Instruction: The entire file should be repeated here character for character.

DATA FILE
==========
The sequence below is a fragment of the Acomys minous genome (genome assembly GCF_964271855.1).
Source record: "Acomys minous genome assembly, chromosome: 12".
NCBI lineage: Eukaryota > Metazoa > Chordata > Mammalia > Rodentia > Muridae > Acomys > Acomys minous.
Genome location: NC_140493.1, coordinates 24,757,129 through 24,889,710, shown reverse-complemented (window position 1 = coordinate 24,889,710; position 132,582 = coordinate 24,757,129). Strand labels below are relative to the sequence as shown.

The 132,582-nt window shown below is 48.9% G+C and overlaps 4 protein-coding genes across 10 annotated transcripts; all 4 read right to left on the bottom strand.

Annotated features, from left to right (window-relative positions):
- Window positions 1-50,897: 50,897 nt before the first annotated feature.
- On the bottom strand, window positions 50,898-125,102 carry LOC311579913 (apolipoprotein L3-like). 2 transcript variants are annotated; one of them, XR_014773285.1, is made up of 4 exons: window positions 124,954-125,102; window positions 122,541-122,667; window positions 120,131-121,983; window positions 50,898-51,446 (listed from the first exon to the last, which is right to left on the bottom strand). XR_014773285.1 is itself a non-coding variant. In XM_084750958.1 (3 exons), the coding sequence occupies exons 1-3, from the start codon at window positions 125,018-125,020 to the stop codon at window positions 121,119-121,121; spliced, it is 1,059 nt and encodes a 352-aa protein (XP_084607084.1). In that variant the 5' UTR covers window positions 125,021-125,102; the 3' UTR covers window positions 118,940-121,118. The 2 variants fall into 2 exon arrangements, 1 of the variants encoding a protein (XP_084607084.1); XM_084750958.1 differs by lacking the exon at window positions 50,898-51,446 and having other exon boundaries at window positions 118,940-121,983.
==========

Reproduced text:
The sequence below is a fragment of the Acomys minous genome (genome assembly GCF_964271855.1).
Source record: "Acomys minous genome assembly, chromosome: 12".
NCBI lineage: Eukaryota > Metazoa > Chordata > Mammalia > Rodentia > Muridae > Acomys > Acomys minous.
Genome location: NC_140493.1, coordinates 24,757,129 through 24,889,710, shown reverse-complemented (window position 1 = coordinate 24,889,710; position 132,582 = coordinate 24,757,129). Strand labels below are relative to the sequence as shown.

The 132,582-nt window shown below is 48.9% G+C and overlaps 4 protein-coding genes across 10 annotated transcripts; all 4 read right to left on the bottom strand.

Annotated features, from left to right (window-relative positions):
- Window positions 1-50,897: 50,897 nt before the first annotated feature.
- On the bottom strand, window positions 50,898-125,102 carry LOC311579913 (apolipoprotein L3-like). 2 transcript variants are annotated; one of them, XR_014773285.1, is made up of 4 exons: window positions 124,954-125,102; window positions 122,541-122,667; window positions 120,131-121,983; window positions 50,898-51,446 (listed from the first exon to the last, which is right to left on the bottom strand). XR_014773285.1 is itself a non-coding variant. In XM_084750958.1 (3 exons), the coding sequence occupies exons 1-3, from the start codon at window positions 125,018-125,020 to the stop codon at window positions 121,119-121,121; spliced, it is 1,059 nt and encodes a 352-aa protein (XP_084607084.1). In that variant the 5' UTR covers window positions 125,021-125,102; the 3' UTR covers window positions 118,940-121,118. The 2 variants fall into 2 exon arrangements, 1 of the variants encoding a protein (XP_084607084.1); XM_084750958.1 differs by lacking the exon at window positions 50,898-51,446 and having other exon boundaries at window positions 118,940-121,983.